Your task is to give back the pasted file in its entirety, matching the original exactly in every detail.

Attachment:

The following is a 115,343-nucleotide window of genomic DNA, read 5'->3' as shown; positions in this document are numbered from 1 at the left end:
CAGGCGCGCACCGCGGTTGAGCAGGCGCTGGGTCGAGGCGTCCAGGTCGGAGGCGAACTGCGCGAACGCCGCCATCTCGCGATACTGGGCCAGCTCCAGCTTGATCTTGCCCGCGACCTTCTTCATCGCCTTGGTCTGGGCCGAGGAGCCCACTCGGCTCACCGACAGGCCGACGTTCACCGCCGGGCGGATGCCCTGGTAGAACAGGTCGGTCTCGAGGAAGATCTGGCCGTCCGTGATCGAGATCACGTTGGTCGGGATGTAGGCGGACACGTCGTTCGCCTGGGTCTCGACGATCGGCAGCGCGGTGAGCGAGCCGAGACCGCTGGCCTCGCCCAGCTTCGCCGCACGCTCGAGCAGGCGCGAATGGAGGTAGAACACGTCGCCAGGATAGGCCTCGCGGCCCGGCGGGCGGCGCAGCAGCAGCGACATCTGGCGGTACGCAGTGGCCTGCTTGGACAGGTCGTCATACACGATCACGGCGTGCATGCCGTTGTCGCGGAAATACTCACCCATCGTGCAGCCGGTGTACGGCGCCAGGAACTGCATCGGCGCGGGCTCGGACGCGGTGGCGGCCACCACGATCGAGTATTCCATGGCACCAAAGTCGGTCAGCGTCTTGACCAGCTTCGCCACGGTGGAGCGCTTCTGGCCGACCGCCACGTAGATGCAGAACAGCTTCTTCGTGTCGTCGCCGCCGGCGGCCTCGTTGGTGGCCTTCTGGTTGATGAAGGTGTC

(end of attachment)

The following is a 115,343-nucleotide window of genomic DNA, read 5'->3' as shown; positions in this document are numbered from 1 at the left end:
CAGGCGCGCACCGCGGTTGAGCAGGCGCTGGGTCGAGGCGTCCAGGTCGGAGGCGAACTGCGCGAACGCCGCCATCTCGCGATACTGGGCCAGCTCCAGCTTGATCTTGCCCGCGACCTTCTTCATCGCCTTGGTCTGGGCCGAGGAGCCCACTCGGCTCACCGACAGGCCGACGTTCACCGCCGGGCGGATGCCCTGGTAGAACAGGTCGGTCTCGAGGAAGATCTGGCCGTCCGTGATCGAGATCACGTTGGTCGGGATGTAGGCGGACACGTCGTTCGCCTGGGTCTCGACGATCGGCAGCGCGGTGAGCGAGCCGAGACCGCTGGCCTCGCCCAGCTTCGCCGCACGCTCGAGCAGGCGCGAATGGAGGTAGAACACGTCGCCAGGATAGGCCTCGCGGCCCGGCGGGCGGCGCAGCAGCAGCGACATCTGGCGGTACGCAGTGGCCTGCTTGGACAGGTCGTCATACACGATCACGGCGTGCATGCCGTTGTCGCGGAAATACTCACCCATCGTGCAGCCGGTGTACGGCGCCAGGAACTGCATCGGCGCGGGCTCGGACGCGGTGGCGGCCACCACGATCGAGTATTCCATGGCACCAAAGTCGGTCAGCGTCTTGACCAGCTTCGCCACGGTGGAGCGCTTCTGGCCGACCGCCACGTAGATGCAGAACAGCTTCTTCGTGTCGTCGCCGCCGGCGGCCTCGTTGGTGGCCTTCTGGTTGATGAAGGTGTC